The Dakotas

Written By

After a two year hiatus, we were once again able to conduct the Waterfowl Breeding Population and Habitat Survey. It was an interesting year, mainly in that the conditions on the ground have changed dramatically just since March!

Wetlands around Chase Lake National Wildlife Refuge are full and the Chase Lake pelican colony looks abundant from the air as part of the Waterfowl Breeding Population and Habitat Survey.

Overall, the Dakotas look good for waterfowl production, particularly north of Huron, South Dakota. Some April snow storms, April and May rain, and good snowfall in eastern North Dakota over the winter, all combined to vastly improve looming conditions at the end of March. While the improved wetland conditions are welcomed, many of the seasonal wetlands have been substantially degraded over the past several years of drought and will not add much to the quality of the habitat this year from a waterfowl production standpoint. On the upside, it was a welcome sight to see full or near full permanent and semi- permanent wetlands across the landscape, particularly north of Huron SD.  Overall, I would say that the prairie pothole region in the Dakotas is good. However, south of Huron, SD and particularly south of I-90 and east of Mitchell in areas around Madison, SD are still particularly dry.

Southern and southeast South Dakota continue to be dry in 2022, when this picture was taken as part of the Waterfowl Breeding Population and Habitat Survey. The area south of I-90 and near Madison South Dakota appears quite dry.

This year presented many challenges both prior to and during the survey. We were short a pilot this year and that resulted in having to fly some additional transects that I do not normally fly. That, in and of itself isn’t a big deal, but that was exasperated by numerous logistical challenges that I also do not normally encounter. I now had to manage to get through the survey without any additional downtime for an inspection as well as keep two ground crews progressing simultaneously. After many planning calls prior to the survey developing a plan for this, we were ready to go. All we needed was for Mother Nature to cooperate and it would work perfectly, right?! Famous last words!

By April 30th, everybody was in place and ready to go to begin the survey in the area of South Dakota west of the Missouri River. My aerial observer, USFWS biologist Dave Fronczak arrived in Spearfish, South Dakota from Minneapolis. The ground crew, consisting of USFWS biologist Dan Collins and USFWS biologist Tom Cooper, were also in position in Pierre, South Dakota. Dan came in from Albuquerque, New Mexico where he is the Migratory Game Bird Biologist for the USFWS Southwest Region and Tom arrived from Minneapolis, Minnesota from where he is currently transitioning to his position as the  Central Flyway Representative.

The ground crew is a critical element of the Waterfowl Breeding Population and Habitat Survey. The transects the aircrew fly are divided into numerous 18-mile segments. A certain number of these segments are also surveyed by ground crews. These are known as air-ground segments. The ground crew surveys these segments in a very methodical manner and ground truth what we see from the air. It takes them as long to ground check one 18-mile segment as it does for us to fly several hundred miles of transects each day. The numbers and species that they detect on the ground are then compared to the number and species we detect from the air. Obviously, the ground crew can detect more than the air crew because they are going slower and they walk to each wetland and flush birds that may have been hiding in the reeds that the air crew could not see. From this ground-truthing, a visual correction factor is calculated and applied to all of the segments we fly. In other words, the ground crew is considered the “truth” and their numbers correct, as compared to the less-than-perfect observations we can make form the air due to speed and visibility. It would take a large army to conduct the whole survey from the ground in a timely manner and considering many parts of the survey cannot be reached from the ground, this system of calibrating for the differences between the air and ground has served us well to accurately estimate the number of ducks in the area.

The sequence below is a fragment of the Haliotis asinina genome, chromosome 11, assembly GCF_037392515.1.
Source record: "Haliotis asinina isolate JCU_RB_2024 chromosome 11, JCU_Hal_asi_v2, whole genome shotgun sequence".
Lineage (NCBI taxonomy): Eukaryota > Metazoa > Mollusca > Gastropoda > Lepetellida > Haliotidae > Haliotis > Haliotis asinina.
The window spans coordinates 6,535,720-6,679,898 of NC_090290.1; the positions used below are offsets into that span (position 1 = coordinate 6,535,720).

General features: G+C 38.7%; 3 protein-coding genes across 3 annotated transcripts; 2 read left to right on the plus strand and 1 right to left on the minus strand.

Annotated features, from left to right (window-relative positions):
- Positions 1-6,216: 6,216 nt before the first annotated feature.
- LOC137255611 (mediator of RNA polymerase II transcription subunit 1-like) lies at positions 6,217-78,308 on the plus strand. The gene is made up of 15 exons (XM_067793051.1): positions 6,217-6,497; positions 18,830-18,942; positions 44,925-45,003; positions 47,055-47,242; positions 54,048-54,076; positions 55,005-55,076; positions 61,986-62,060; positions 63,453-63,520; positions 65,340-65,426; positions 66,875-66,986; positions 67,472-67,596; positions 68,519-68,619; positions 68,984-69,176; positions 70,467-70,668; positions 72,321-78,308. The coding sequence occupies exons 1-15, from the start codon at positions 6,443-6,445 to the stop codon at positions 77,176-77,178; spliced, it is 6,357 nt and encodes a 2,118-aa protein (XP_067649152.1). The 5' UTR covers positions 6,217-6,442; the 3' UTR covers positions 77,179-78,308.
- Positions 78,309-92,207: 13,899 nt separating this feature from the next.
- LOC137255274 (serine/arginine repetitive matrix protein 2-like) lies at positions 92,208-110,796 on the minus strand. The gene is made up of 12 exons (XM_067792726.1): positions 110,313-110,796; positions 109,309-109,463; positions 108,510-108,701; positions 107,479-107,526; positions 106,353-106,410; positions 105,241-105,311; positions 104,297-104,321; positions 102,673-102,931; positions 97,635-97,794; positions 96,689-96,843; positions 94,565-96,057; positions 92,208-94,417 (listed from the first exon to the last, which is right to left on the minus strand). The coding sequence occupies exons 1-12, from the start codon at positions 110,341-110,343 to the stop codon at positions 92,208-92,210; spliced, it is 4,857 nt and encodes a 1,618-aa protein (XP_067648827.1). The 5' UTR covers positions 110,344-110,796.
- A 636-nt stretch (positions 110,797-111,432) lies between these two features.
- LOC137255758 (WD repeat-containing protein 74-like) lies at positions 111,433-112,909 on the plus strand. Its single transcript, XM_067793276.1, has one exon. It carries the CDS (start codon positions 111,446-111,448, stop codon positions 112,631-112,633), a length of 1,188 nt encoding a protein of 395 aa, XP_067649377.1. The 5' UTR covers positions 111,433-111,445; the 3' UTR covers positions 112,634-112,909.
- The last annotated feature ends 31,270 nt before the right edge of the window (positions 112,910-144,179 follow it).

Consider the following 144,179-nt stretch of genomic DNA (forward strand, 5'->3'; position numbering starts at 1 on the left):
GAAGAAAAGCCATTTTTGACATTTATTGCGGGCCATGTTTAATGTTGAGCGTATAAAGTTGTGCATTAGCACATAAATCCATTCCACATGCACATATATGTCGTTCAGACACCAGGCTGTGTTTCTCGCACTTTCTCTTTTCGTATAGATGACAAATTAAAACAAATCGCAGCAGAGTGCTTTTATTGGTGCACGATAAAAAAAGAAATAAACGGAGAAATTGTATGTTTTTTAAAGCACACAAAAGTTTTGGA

For the first time in several years, we observed flooding in the Red River Valley in eastern North Dakota.

So, with the plan and the crews in place, we were off and flying early on the morning of May 1st. The strategy required us to fly three air-ground segments in one day and one the next day. This would keep the ground crew moving along in South Dakota while the air crews in Montana started working their way to survey segments there. Then we moved into phase two of the plan. I normally conduct the survey portion of both Dakotas east of the Missouri River. That area also has a ground crew assigned. The east river ground crew was led by USFWS biologist Stephanie Catino from the Branch of Monitoring and Data Management in Laurel, Maryland. Her team consisted of USFWS biologist Steve Olson, Pacific Flyway Representative Assistant from Helena Montana, USFWS biologist Steve Czapka, from the Division of Conservation, Permits and Regulations in Falls Church, Virginia, and Rachael Vanausdall, a Fish, Wildlife and Conservation Biology PhD student at Colorado State University. Dave and I were to depart Spearfish and finish the remaining transect in the west river region and fly a transect in the east river survey area on our way into Mitchell, South Dakota and join up with the ground crew on May 4th. Well, you know what they say about best laid plans!

Of course our plane came down with some maintenance issues, causing our best laid plans to screech to a halt. We got the plane repaired and departed Spearfish early in the morning of May 5th. We finished the west river transect, but as we were flying the east river transect we had planned on our way into Mitchell, we hit some weather that prevented us from finishing that transect. We diverted to the Platte, South Dakota airport and waited several hours for the fog to lift and then found our way to Mitchell. This was only the beginning of our many woes!  

We were grounded for days because of bad weather and rain, but we eventually completed the survey. This portion of South Dakota remains extremely dry after several years of drought, so the rain was welcomed and needed, but by now, our plan was well out the window. Breeding habitat and water conditions south of Huron, South Dakota and particularly south of I-90 was extremely dry with the exception of some pockets in the area between Plankinton and Platte and will likely not produce much waterfowl this year. We then made our way to Aberdeen, South Dakota, only to be greeted by more rain. We finally began flying the Aberdeen Region on May 14th and Mother Nature finally began to cooperate! We were able to string five consecutive days of flying together between the 14th and 18th. The upside to this was the rain was desperately needed in these parts and would only help improve waterfowl breeding conditions. The portion of South Dakota north of Huron to the North Dakota border was good and the winter snow melt, April snow storms and recent rain had served to fill most of the wetlands in this region, making for good waterfowl breeding conditions. Waterfowl breeding conditions in this region of the survey area were rated average to slightly above average and production in this area should be good. More significantly, conditions have vastly improved over what I had observed during the past two years flying various other surveys in the area.